Afghanistan veteran: 'I didn't think I was capable of graduating'
By ANITA LEE | The Sun Herald (Tribune News Service) | Published: May 12, 2017
Melissa Estes signed up for college courses in the spring of 2016, not to graduate but just to see if she could do the work.
She had been through so much since 2012, when she was deployed with the Seabees in Afghanistan. A roadside bomb wounded her while she was in a convoy. She wound up in a hospital in Germany and was later shipped back to the States.
She suffered from frequent migraines and slurred speech. Her personality and interests changed. The woman who had loved creative outlets, such as painting and writing, no longer existed. Doctors treated her symptoms but never got to the root of her problems. She walked around in a fog of pain medication.
This same woman, clear-headed today, graduated Thursday night from Mississippi Gulf Coast Community College with an associate degree in criminal justice. Estes was one of about 1,100 graduates who participated, including at least one service member whose service dog joined him for the processional.
Estes has plans and goals.
What made the difference for her were a few people who stopped long enough to care — a new corpsman in her Seabee battalion, a psychiatrist and the professors at the Jefferson Davis campus of MGCCC who have taken an interest in seeing her succeed.
“I have that sense of purpose again,” said Estes, who is 38 years old. “It’s unfortunate that not a lot of people I was on deployment with could find that, the people that are lost. It’s a sad state of affairs.”
She can count eight military friends who have committed suicide since returning from Iraq or Afghanistan.
“They all have served on a combat deployment,” she said. “In my personal opinion, I think that’s a high number for a small area.”
Estes hopes to help veterans one day, as she has been helped. She is transferring from MGCCC to the University of Southern Mississippi Gulf Coast, where she plans to earn a psychology degree and eventually work with veterans who suffer from PTSD and traumatic brain injuries.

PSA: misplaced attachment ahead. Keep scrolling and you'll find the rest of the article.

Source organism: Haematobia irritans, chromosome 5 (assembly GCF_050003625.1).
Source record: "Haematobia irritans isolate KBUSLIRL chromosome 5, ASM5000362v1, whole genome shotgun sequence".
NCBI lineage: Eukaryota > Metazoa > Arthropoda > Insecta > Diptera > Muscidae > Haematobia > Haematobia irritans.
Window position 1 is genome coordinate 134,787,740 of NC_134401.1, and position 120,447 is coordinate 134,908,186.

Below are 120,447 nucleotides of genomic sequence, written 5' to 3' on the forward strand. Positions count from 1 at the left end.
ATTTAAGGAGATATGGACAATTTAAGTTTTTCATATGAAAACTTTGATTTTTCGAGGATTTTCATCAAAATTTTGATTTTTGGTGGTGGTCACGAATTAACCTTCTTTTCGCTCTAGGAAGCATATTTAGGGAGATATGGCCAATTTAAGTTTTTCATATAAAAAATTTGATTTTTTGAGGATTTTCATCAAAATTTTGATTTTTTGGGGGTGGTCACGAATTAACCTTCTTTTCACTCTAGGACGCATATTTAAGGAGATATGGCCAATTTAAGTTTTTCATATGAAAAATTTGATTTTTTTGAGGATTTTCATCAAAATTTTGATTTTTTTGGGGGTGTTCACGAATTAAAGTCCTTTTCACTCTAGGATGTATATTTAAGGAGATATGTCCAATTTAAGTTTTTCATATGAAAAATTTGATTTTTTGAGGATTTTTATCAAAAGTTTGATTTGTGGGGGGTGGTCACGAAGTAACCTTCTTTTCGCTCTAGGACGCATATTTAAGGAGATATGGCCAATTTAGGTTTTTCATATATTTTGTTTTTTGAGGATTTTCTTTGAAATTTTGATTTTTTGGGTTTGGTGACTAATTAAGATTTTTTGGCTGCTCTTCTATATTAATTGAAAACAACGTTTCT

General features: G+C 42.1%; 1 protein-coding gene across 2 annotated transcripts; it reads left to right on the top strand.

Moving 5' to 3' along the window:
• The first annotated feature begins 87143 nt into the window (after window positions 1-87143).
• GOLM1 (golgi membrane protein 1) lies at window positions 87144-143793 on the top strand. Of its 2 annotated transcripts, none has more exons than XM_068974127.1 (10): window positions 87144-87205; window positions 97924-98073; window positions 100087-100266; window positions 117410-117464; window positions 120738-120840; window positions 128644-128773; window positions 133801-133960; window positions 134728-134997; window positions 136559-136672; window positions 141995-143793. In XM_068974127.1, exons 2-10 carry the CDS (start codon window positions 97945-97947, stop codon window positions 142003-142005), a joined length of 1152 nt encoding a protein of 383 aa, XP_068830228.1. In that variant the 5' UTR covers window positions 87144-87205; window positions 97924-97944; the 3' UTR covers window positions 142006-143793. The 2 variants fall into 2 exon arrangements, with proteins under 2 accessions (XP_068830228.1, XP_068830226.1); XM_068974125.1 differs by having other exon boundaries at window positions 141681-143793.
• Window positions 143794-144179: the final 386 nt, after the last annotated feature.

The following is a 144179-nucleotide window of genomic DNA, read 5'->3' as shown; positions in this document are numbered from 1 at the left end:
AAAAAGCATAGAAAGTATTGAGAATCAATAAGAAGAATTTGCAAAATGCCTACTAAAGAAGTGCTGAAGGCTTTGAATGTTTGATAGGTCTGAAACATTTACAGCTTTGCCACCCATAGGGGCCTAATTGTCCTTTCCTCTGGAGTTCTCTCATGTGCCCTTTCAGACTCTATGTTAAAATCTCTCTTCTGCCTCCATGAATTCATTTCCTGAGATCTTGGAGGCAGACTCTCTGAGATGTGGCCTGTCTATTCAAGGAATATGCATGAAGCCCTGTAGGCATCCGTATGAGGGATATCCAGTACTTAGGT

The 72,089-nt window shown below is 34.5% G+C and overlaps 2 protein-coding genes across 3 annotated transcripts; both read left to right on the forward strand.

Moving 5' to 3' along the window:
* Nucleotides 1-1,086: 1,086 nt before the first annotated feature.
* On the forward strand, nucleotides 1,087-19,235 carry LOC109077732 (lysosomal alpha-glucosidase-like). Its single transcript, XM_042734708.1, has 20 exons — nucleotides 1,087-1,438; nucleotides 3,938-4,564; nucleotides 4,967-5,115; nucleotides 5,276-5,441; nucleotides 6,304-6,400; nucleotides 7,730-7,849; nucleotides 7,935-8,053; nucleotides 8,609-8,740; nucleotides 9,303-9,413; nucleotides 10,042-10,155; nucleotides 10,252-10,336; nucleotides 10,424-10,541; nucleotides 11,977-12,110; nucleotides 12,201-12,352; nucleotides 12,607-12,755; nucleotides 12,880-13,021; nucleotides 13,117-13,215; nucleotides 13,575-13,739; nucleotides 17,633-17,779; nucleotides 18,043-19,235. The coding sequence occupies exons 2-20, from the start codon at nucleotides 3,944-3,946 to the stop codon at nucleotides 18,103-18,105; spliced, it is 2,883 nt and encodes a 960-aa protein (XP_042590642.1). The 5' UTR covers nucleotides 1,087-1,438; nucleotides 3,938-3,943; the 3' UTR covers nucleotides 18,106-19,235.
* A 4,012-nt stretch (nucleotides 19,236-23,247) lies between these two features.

She was finally diagnosed with TBI when a new psychiatrist got her into the National Intrepid Center of Excellence at Walter Reed National Military Medical Center in Bethesda, Md., in summer 2014. They found three lesions in the front of her brain.
The four-week program at NICoE teaches injured veterans they are not the same person and helps them accept who they are now, she said.
The Seabees medically retired her in April 2015. She was unable to find even a part-time job. She said she wanted to do better for herself and her son.
As it happened, MGCCC’s Jeff Davis campus was just the place she needed.
“Everything I’ve done there at the JD campus,” she said, “is a direct reflection on the amazing professors I’ve had.”
One of those professors was James Farmer, who taught her Biology II and Microbiology. He had returned to school much later in life than Estes did — at age 49. He earned a Master of Science in environmental toxicology at age 51 and his doctorate in biological sciences, with an emphasis in microbiology, when he was 59 years old.
“I think me pointing that out to her gave her a lot of encouragement that she could move on to something better in her life,” he said. “Overcoming her injuries and being a little older wasn’t the worst thing in the world.”
Estes’ mother and stepfather, who live in Maryland, attended her graduation, as did her son, 8-year-old Hunter Wymore.
“I really didn’t think that I would be graduating with honors,” she said. “I didn’t think I was capable of graduating, period.”
©2017 The Sun Herald (Biloxi, Miss.)
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